Celiac.com 03/09/2010 - Celiac disease is a vastly growing epidemic. Those suffering from celiac have varying levels of difficulty digesting wheat, rye and barley; as celiac primarily affects the small bowel and is considered to be an autoimmune intestinal disorder. However, compounding new evidence sited in the March 2010 edition of the The Lancet Neurology, suggests that celiac disease also affects the nervous system, indicating a wider systemic disorder than previously thought.
As far as serological tests are concerned, IgG antibodies to gliadin (AGA) have long been considered the most accurate indicators of neurological gluten sensitivity. However, researchers are now finding that IgG AGA is no longer a relevant test for gluten sensitivity, and it is now being replaced with more dependable tests. In fact, researchers recently became aware of IgG DGP AGA as an nearly absolute marker for the connection between gluten sensitivity and celiac disease. Initial data also indicates that TG6 are markers for gluten sensitivity, while TG3 appears to be markers for dermatitis herpetiformis. Additionally, IgA antibodies to TG2, if they are detectable in the intestine, have also been shown to effectively connect neurological disease with gluten intolerance.
Genetics is another important correlation between gluten intolerance and neurological disorders. Clinically speaking, the recognition of HLA DQ2 combined with a positive serology, increases the probability that gluten plays a roll in the manifestation of neurological pathogenesis.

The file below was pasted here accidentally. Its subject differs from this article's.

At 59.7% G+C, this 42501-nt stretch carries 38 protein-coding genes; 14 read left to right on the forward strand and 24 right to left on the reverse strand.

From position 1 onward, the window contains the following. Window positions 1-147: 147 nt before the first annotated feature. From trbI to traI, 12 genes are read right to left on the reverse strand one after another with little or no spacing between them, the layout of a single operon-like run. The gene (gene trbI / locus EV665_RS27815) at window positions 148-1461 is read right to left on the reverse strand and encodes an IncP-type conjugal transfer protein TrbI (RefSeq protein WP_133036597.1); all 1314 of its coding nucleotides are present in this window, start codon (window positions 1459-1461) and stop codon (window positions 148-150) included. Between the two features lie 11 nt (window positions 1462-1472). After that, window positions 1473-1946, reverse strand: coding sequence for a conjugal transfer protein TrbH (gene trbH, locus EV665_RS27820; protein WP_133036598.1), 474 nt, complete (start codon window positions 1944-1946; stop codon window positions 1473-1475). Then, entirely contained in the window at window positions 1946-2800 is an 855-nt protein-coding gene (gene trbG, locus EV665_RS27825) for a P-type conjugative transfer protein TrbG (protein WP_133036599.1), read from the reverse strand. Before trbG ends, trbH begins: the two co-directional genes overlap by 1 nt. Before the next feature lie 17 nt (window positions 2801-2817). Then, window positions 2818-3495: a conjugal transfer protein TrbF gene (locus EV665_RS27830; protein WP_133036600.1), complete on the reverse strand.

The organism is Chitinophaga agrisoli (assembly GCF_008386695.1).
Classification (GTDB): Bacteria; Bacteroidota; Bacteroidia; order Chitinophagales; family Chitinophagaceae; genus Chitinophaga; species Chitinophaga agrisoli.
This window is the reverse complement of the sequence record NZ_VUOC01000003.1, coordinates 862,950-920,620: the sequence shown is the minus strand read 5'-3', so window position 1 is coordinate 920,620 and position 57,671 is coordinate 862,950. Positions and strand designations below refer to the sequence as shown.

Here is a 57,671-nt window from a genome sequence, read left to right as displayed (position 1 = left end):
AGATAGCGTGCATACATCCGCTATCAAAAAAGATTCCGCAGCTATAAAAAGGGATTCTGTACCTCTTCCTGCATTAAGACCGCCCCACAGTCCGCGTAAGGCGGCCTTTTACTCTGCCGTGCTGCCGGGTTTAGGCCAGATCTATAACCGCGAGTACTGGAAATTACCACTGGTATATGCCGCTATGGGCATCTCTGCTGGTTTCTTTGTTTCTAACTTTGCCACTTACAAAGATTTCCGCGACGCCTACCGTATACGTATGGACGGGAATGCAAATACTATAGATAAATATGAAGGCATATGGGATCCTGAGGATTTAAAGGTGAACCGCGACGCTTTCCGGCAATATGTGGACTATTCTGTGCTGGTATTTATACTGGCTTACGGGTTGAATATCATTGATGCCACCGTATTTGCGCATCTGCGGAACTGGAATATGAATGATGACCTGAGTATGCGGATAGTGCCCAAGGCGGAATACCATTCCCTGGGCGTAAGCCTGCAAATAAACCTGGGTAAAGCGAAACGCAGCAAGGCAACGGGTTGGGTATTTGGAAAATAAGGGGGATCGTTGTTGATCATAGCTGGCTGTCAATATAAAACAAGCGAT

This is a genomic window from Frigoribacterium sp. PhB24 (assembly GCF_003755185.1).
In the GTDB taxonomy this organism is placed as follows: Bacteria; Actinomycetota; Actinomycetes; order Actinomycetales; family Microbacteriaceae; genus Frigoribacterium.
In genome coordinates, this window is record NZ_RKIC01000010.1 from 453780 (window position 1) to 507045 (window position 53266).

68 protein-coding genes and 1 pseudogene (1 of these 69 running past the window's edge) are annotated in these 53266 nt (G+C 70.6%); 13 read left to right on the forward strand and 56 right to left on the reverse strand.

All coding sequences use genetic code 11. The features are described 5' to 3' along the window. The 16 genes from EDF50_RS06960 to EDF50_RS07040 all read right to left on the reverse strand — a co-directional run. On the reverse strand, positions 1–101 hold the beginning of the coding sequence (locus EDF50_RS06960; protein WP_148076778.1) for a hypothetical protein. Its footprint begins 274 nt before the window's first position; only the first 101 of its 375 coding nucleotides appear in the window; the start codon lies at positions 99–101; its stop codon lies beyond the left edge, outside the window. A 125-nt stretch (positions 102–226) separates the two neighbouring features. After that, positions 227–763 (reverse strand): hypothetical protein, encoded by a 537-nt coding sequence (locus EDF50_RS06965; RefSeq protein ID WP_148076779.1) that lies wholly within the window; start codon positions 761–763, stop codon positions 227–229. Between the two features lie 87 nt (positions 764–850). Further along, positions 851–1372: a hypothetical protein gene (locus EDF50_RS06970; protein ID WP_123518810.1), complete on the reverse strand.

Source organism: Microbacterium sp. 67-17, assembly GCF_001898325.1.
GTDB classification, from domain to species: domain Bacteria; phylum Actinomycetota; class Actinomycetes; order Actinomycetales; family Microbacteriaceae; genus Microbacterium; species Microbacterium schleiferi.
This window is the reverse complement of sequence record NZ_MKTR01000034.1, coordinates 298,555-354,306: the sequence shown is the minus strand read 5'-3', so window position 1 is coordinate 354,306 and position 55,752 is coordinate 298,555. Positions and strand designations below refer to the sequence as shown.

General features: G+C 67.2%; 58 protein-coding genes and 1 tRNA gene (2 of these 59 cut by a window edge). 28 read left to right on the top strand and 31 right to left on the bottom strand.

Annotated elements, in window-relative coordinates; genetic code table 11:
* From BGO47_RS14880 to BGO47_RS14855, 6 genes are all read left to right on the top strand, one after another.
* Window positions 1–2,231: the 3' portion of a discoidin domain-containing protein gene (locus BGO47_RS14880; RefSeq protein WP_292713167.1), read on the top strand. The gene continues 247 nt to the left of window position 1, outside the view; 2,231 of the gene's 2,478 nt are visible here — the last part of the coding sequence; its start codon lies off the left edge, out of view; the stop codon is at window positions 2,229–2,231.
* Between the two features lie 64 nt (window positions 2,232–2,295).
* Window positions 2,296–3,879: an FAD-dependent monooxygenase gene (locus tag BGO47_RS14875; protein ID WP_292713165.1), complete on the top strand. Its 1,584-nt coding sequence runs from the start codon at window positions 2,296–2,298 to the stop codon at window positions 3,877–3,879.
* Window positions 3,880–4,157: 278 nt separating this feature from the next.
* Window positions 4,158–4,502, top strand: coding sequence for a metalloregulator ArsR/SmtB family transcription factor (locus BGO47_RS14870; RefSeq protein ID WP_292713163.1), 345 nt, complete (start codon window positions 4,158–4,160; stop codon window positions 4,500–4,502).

Evaluating gluten withdrawal is crucial when establishing the gluten/neurological abnormalities connection. The link has been clearly noted in patients newly diagnosed with cerebellar ataxia or peripheral neuropathy. After establishing a gluten-free diet, the patients showed considerable improvement of their neurological symptoms. However, patients that had neurological symptoms lasting longer than 12 months, did not typically show signs of neurological improvement once a gluten-free diet was initiated. The reason for this is thought to be a result of irreversible neural cell damage, such as a loss of Purkinje cells accompanied by prominent T-lymphocyte, as seen in patients with ataxia.
While the findings of these studies indicated that gluten is a major factor associated with neurological disorders, further studies are needed to show conclusive evidence of the direct correlation between the two. Such findings may provide the key to determining if autoimmunity is fundamental in evoking gluten-sensitive neurological impairment.